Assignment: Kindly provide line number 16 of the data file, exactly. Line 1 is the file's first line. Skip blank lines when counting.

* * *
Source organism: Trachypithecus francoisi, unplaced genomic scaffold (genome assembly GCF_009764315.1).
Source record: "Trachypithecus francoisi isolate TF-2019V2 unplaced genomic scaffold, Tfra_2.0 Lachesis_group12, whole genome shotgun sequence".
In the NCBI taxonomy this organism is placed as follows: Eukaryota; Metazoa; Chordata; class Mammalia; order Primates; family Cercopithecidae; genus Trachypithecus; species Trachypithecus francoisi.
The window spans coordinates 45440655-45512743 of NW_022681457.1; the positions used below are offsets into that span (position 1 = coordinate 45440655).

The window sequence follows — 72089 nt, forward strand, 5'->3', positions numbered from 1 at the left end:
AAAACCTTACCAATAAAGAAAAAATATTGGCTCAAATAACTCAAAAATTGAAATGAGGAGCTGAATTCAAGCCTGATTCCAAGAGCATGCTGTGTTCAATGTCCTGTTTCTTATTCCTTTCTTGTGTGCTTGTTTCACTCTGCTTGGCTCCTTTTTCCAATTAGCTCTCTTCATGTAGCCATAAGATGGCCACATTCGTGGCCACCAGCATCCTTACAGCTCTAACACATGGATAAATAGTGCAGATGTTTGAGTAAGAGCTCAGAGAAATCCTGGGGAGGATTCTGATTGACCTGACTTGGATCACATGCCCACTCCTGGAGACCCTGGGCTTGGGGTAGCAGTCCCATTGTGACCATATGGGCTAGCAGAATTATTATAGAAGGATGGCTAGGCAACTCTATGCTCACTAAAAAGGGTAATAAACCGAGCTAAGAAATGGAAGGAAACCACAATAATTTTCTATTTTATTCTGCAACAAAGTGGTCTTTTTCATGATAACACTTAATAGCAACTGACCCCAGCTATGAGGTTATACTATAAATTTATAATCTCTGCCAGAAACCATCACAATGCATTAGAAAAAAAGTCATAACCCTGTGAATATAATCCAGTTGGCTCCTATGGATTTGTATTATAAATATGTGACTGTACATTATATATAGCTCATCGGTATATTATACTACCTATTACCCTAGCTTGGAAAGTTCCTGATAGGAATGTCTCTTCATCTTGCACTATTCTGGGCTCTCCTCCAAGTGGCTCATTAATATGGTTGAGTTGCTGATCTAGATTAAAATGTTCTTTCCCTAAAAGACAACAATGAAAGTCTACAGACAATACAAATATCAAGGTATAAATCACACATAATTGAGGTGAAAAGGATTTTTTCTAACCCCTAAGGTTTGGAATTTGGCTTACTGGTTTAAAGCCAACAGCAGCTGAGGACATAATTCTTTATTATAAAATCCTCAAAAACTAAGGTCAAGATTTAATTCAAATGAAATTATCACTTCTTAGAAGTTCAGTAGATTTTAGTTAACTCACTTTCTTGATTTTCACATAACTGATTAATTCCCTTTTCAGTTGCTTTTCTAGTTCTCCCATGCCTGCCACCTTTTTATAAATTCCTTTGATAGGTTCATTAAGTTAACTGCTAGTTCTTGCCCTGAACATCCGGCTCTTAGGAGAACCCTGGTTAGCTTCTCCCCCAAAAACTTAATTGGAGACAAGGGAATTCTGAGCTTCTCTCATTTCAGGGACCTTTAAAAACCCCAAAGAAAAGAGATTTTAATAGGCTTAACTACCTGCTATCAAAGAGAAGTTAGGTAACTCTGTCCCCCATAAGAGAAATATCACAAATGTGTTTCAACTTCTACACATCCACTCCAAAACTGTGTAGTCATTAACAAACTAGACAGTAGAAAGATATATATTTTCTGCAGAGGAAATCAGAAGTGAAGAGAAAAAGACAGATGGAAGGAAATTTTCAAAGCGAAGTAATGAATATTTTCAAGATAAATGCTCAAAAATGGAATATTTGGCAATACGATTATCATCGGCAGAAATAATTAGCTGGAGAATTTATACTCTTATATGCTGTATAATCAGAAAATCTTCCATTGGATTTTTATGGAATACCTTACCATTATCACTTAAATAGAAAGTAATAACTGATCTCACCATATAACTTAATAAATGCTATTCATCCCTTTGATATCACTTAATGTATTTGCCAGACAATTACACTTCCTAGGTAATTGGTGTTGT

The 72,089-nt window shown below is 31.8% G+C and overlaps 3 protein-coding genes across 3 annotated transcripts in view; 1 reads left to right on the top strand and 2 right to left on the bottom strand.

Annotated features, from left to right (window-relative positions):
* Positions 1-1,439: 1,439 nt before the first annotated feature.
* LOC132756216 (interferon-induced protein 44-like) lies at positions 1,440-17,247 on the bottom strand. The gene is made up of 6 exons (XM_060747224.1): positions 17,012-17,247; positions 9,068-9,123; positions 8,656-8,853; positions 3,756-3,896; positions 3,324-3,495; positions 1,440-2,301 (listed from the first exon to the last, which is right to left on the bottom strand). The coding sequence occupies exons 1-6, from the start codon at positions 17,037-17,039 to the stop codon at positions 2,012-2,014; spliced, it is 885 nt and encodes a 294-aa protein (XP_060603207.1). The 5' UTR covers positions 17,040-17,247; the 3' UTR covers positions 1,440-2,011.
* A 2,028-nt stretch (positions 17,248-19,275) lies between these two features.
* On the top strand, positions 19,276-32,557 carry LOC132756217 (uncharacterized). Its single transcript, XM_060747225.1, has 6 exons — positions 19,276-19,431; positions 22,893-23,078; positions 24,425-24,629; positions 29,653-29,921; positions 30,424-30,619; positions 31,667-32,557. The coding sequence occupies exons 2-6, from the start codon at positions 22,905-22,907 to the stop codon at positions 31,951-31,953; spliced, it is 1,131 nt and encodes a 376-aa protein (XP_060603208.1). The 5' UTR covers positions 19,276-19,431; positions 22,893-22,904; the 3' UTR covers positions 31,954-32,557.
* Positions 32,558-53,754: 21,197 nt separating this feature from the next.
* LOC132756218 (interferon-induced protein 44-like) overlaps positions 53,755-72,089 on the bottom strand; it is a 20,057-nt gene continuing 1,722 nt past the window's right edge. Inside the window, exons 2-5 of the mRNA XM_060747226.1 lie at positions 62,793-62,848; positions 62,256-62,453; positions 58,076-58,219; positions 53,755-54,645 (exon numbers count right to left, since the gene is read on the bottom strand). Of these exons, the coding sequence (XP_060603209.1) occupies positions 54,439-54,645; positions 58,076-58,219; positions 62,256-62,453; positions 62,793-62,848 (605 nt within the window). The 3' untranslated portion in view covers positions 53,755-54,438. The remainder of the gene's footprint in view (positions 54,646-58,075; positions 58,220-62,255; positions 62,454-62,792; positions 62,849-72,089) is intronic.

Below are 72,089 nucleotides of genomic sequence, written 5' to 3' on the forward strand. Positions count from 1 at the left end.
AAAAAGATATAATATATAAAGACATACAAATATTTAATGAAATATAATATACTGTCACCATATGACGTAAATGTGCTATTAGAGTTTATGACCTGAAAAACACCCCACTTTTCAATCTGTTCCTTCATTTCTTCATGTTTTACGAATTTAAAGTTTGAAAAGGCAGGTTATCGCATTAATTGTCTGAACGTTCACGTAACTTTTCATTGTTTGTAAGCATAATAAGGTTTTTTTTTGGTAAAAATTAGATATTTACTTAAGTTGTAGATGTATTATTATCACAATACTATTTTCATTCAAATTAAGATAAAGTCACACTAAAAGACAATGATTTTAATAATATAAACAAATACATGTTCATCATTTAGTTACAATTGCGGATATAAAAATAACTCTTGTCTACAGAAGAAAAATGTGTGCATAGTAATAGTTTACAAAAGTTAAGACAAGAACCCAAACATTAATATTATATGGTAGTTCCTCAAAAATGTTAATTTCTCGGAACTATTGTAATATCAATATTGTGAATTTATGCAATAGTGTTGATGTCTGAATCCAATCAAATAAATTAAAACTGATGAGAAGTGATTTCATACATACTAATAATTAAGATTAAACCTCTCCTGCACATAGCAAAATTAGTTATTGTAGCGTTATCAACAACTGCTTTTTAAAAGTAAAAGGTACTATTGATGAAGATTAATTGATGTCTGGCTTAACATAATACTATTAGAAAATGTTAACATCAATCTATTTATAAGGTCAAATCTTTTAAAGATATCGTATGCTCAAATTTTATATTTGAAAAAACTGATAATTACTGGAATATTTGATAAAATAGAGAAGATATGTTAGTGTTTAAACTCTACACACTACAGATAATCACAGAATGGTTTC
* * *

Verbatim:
AAAAAGATATAATATATAAAGACATACAAATATTTAATGAAATATAATATACTGTCACCATATGACGTAAATGTGCTATTAGAGTTTATGACCTGAAAAACACCCCACTTTTCAATCTGTTCCTTCATTTCTTCATGTTTTACGAATTTAAAGTTTGAAAAGGCAGGTTATCGCATTAATTGTCTGAACGTTCACGTAACTTTTCATTGTTTGTAAGCATAATAAGGTTTTTTTTTGGTAAAAATTAGATATTTACTTAAGTTGTAGATGTATTATTATCACAATACTATTTTCATTCAAATTAAGATAAAGTCACACTAAAAGACAATGATTTTAATAATATAAACAAATACATGTTCATCATTTAGTTACAATTGCGGATATAAAAATAACTCTTGTCTACAGAAGAAAAATGTGTGCATAGTAATAGTTTACAAAAGTTAAGACAAGAACCCAAACATTAATATTATATGGTAGTTCCTCAAAAATGTTAATTTCTCGGAACTATTGTAATATCAATATTGTGAATTTATGCAATAGTGTTGATGTCTGAATCCAATCAAATAAATTAAAACTGATGAGAAGTGATTTCATACATACTAATAATTAAGATTAAACCTCTCCTGCACATAGCAAAATTAGTTATTGTAGCGTTATCAACAACTGCTTTTTAAAAGTAAAAGGTACTATTGATGAAGATTAATTGATGTCTGGCTTAACATAATACTATTAGAAAATGTTAACATCAATCTATTTATAAGGTCAAATCTTTTAAAGATATCGTATGCTCAAATTTTATATTTGAAAAAACTGATAATTACTGGAATATTTGATAAAATAGAGAAGATATGTTAGTGTTTAAACTCTACACACTACAGATAATCACAGAATGGTTTC